Think of this as Volume 15, Number 3 of A-Clue.com, the online newsletter I've written since 1997. Enjoy.
Everyone who engaged in it knew what they were doing was important. Those who opposed either war, like Clement Vanlandingham or Charles Lindbergh, were swept away and the movements they represented tossed down the memory hole.
The Cold War was different.
The Cold War was a long, twilight struggle, engaged in mostly through proxies, and it was always controversial. It defined the differences between America's parties, mainly because Republicans wanted it that way. Any objection, whether tentative or tactical, whether couched diplomatically or screamed on a street corner, led to proponents rejecting not just the speech but the speaker. They had to cry treason, they felt, because without absolute unity we might lose.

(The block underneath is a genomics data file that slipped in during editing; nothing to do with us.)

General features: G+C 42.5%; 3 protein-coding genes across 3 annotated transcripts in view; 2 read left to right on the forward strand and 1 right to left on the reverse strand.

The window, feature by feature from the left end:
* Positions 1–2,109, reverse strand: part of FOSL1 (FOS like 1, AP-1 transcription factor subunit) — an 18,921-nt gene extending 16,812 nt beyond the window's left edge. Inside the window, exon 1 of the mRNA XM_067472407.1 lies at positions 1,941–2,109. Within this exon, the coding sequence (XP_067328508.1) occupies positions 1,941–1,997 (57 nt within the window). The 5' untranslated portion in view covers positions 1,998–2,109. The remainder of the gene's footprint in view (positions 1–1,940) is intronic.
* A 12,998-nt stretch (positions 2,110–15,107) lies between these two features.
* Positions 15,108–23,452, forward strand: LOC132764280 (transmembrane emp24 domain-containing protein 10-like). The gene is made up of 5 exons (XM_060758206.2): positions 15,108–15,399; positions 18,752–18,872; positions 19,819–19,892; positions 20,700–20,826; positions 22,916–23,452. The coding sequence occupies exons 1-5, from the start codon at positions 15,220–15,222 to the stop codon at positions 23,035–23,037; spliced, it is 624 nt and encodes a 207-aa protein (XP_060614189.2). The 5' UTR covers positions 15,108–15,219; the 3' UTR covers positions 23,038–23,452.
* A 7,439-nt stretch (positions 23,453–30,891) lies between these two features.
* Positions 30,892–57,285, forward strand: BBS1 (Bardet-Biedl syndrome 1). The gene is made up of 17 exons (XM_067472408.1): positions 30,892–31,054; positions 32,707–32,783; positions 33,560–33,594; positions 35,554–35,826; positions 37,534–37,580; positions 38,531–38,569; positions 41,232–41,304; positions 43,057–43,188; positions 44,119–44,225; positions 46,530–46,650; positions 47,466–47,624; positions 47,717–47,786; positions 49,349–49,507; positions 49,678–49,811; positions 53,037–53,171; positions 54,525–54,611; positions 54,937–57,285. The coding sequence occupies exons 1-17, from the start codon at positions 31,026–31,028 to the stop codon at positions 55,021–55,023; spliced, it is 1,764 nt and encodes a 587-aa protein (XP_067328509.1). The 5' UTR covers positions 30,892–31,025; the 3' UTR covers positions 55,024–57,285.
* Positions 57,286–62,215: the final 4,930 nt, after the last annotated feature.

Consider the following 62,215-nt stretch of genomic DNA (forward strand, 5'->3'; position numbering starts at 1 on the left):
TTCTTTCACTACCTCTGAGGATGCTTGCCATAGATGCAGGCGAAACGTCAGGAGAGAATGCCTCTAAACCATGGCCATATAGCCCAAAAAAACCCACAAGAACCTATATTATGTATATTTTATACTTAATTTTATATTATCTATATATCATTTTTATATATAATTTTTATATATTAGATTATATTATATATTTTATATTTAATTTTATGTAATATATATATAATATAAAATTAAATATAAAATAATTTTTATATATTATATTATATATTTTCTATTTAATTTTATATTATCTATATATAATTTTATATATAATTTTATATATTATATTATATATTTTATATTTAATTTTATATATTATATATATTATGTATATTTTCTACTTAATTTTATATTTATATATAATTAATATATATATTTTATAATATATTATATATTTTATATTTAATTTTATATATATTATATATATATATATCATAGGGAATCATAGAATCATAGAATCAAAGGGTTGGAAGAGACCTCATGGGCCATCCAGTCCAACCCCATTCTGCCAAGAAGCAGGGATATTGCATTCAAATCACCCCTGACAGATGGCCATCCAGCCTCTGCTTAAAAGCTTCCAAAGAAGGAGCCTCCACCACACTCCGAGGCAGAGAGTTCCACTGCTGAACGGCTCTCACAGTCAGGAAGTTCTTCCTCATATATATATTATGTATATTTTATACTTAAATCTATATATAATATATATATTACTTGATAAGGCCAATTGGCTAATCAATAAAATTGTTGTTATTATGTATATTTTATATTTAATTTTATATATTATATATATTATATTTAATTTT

There was never the kind of absolute unity the Cold War's proponents demanded. Yet we won.
Since the height of the Vietnam war protest movement, I believe America has been engaged in a Civil Cold War. Like that other Cold War, it is mainly fought by proxy. Those behind the struggle never suffer, seldom die. That's the proxies' job. You don't become a hero by dying for your country -- you become one by making the other son of a bitch die for his country.